The attractions that can be enjoyed with attraction tickets include Indoor Interactive Theme Park having 5 dedicated floors, video games and latest technology 3D encounters. A giant balloon takes you to heights and offers 360 degree panoramic view. Visit House of Blues having regional and national musicians performing and southern cuisine.

Downtown Disney is one of the largest theme park attraction in Florida having the beautiful fun items. These attractions specially designed for kids and fix lot of fun instruments for kids like kids parks, kids racing games, and many more. If you are planning to visit the theme park attractions in Florida with kids then you must visit the Downtown Disney Attractions in Florida.

10 Things to Do in Downtown Reno

When most people hear the word “Reno,” they think of one of two things: gambling or divorce. While both are an integral part of the Nevada city’s history and identity, neither would seem to make for a particularly enjoyable family vacation.

But, it’s been 50 years since Reno began altering its reputation as America’s divorce capital and at least as long since locals started exploring Reno life beyond the gaming floor. During the past decade alone, development of downtown Reno has seen a shift from sprawling gaming complexes to smaller, mostly independent restaurants, shops and art houses. While gambling remains a key draw for visitors and natives, it’s far from the only show in town. Take a spin around downtown instead of on the roulette wheel. Here are some ideas.

1. Get wet: The Truckee River, which runs along First Street, has emerged as one of Reno’s greatest resources. The Truckee River Whitewater Park (First Street and Arlington Avenue) features 2,600 feet of class 2 and 3 rapids suitable for kayaks, canoes, inner tubes and other small watercraft. Wingfield Park, which encompasses the whitewater park as well as four other sites along the river, offers picnic shelters, barbecues, basketball courts, an amphitheater, pathways and swimming access. Some nearby shops such as Sierra Adventures) (254 W. First St.) rent and sell water gear and other equipment. Many restaurants and shops also line the so-called riverwalk.

2. Drink some coffee: Downtown Reno has quietly become home to more specialty coffee shops than the average piazza (square) in Italy! These include Dreamer’s Coffee House (17 S. Virginia St.), Se7en Teahouse and Bar (100 N. Arlington Ave.), Tahoe Roasting Co. (616 W. Fourth St.), Bibo Coffee Company (680 Mount Rose St. and 50 W. Liberty St.). The Java Jungle (246 W. First St.), and Pneumatic Diner (501 W. First St.)

3. Go to a concert: While downtown has been a notoriously tough area for small music venues, bars such as Se7en, the Satellite Cocktail Lounge, (188 California Ave.) and Tonic Lounge (231 W. Second St.) frequently host live music. Several small clubs have managed to hang on near the east end of Fourth Street, too. Most casinos also host live music that ranges from lounge crooners on the gaming floor to national acts in large show rooms. Also, the Reno Events Center (400 N. Center St.) and Lawlor Events Center (1500 N. Virginia St.,) host a variety of concerts and other shows.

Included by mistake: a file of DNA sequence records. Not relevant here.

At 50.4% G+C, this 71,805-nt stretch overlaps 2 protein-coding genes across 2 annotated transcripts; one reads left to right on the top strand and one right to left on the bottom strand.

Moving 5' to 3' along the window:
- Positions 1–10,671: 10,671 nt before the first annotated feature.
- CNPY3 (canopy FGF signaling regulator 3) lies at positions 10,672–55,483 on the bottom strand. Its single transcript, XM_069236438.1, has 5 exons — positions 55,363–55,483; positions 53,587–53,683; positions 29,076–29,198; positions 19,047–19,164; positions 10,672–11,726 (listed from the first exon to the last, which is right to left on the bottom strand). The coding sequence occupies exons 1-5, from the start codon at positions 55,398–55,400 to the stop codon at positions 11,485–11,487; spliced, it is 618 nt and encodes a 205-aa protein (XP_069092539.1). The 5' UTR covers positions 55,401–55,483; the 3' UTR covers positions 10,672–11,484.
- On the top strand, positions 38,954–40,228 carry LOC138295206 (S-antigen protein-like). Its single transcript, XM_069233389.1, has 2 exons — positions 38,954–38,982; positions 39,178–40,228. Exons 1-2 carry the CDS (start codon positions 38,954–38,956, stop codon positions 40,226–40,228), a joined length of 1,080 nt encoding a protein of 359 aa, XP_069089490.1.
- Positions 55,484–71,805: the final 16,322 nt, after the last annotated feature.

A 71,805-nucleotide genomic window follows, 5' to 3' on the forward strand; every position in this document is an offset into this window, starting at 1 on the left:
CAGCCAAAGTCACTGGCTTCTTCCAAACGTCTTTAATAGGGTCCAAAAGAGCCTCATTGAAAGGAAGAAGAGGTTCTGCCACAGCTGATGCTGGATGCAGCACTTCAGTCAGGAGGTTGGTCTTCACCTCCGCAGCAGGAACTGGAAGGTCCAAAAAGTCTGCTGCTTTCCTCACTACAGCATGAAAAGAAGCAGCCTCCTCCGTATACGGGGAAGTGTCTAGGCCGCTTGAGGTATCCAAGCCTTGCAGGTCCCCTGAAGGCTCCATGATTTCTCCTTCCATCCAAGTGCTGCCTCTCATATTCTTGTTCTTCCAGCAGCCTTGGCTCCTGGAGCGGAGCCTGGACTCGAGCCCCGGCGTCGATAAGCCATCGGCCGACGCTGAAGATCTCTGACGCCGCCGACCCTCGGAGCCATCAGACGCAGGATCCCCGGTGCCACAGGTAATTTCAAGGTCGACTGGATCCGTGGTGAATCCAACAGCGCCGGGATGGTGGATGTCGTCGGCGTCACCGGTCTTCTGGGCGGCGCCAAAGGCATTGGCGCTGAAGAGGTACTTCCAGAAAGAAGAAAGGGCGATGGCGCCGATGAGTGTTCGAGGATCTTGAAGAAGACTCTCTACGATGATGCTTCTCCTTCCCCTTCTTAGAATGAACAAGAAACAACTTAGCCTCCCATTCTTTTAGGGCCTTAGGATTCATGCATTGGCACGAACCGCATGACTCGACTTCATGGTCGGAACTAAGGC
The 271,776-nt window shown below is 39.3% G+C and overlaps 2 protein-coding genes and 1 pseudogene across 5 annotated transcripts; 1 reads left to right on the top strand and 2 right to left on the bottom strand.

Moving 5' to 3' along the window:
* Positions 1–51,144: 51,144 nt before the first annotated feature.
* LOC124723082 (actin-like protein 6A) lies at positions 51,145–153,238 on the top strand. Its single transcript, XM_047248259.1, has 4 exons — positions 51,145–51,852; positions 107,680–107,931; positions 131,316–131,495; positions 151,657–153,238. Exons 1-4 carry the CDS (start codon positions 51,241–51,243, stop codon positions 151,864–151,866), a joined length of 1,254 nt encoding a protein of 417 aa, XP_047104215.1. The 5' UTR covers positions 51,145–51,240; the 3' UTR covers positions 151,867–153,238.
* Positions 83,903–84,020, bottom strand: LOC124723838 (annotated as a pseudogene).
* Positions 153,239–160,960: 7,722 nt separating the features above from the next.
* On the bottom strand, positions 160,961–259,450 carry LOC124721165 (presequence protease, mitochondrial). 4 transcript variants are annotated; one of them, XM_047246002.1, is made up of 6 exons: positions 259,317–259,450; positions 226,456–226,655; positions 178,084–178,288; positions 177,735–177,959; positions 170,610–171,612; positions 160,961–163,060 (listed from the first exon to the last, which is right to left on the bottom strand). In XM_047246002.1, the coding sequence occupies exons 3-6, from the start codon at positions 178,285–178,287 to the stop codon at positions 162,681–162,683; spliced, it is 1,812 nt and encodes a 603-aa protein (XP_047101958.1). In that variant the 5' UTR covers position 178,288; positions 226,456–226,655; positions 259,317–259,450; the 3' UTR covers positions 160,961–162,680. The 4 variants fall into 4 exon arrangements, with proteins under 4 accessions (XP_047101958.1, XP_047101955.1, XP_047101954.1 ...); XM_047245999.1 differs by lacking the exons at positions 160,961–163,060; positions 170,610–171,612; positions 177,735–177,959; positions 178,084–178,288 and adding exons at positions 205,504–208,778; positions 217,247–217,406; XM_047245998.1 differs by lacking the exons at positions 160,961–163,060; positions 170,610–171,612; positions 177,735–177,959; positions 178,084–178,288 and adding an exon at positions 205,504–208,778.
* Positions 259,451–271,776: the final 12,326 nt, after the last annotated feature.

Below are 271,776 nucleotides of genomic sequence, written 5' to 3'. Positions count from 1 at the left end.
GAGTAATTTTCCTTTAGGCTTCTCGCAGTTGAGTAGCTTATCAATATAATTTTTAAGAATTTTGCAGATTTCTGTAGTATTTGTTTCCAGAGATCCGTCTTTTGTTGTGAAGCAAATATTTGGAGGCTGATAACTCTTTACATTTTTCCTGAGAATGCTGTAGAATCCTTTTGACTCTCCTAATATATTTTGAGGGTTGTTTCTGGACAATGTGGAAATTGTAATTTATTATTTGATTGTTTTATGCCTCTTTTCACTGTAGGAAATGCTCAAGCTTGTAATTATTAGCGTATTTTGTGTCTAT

4. Watch a game: The Reno Events Center is home to the Reno Bighorns, a National Basketball Association Development League team. Other local teams include the University of Nevada Wolf Pack and the Battle Born Derby Demons, a women’s roller derby team. Reno also is home to the National Bowling Stadium, which hosts the United States Bowling Congress Open Championships every three years, and is in the process of building a Triple-A baseball stadium (

5. Have a drink: Among the scores of neighborhood bars, pubs and dives, several downtown Reno watering holes distinguish themselves. The Sierra Tap House(252 W. First St.) offers riverside seating and a wide selection of Sierra Nevada Brewing Co. products in a Chicago-style setting. Jungle Vino (adjoined to the Java Jungle, see No. 2 above) proffers wines and elaborate mixed drinks in a wine bar setting. And the Silver Peak Brewery (124 Wonder St. and 135 N. Sierra St.) makes arguably the best beer in the state.

6. Bring something home: The new West Street Market (West Street is situated between First and Second streets) features several farmers markets and festivals, as well as a permanent bakery, wine bar, gift shops and restaurants. The Chocolate Bar (475 S. Arlington Ave.) sells high-end chocolates, truffles and beverages, as well as “small-plate” meals. Also, general souvenir shops are commonplace on West Street and in casinos, especially near the Reno Arch (Virginia Street between Second and Third streets).

7. Learn something: In addition to being a work of art in its own right, the Nevada Museum of Art (160 W. Liberty Street) features rotating and permanent exhibits in many media. The Wilbur D. May Center (1595 N. Sierra St.) houses a museum of stuffed, exotic animals and artifacts, an arboretum, and Great Basin Adventure – a semi-educational, semi-recreational amusement park. Nearby, the University of Nevada, Reno, (1664 N. Virginia St.) recently opened a stunning new student union and a multimillion-dollar library.

8. Read something: The Reno Gazette-Journal newspaper is available throughout downtown, but visitors should keep an eye out for the Reno News and Review, a free weekly publication with extensive listings of local events and activities. Sundance Bookstore (1155 W. Fourth St.), Dharma Books (11 N. Sierra St.) and the University of Nevada bookstore all offer books of local and national interest.

9. Take in a performance: The Bruka Theatre (99 N. Virginia St.) and the Pioneer Center (100 S. Virginia St) feature live performances ranging from children’s plays to existential drama and opera. The Nevada Museum of Art (see No. 7 above) sometimes hosts live performances as well. And the Century Riverside 12 (11 N. Sierra St., the same building as Dharma Books) is a standard movie theater that occasionally offers independent movies along with the blockbusters.

10. Take a walk: Though it is certainly possible to find ugly settings in Reno (visitors are advised not to wander too far east of downtown without a destination in mind), the riverfront is quite an attractive place to walk year-round. In the summer, children splash in the river while their parents lounge in one of the many parks or sip coffee on cafe patios. In the winter, glittering lights are strung from bridges and trees and people crowd the Rink on the River (near First and Virginia streets; varies seasonally). Annual events such as Hot August Nights and Street Vibrations routinely attract thousands of people from across the country.

Simply stated, today’s Reno is a far cry from the divorce ranches and smoke-filled gambling parlors of old.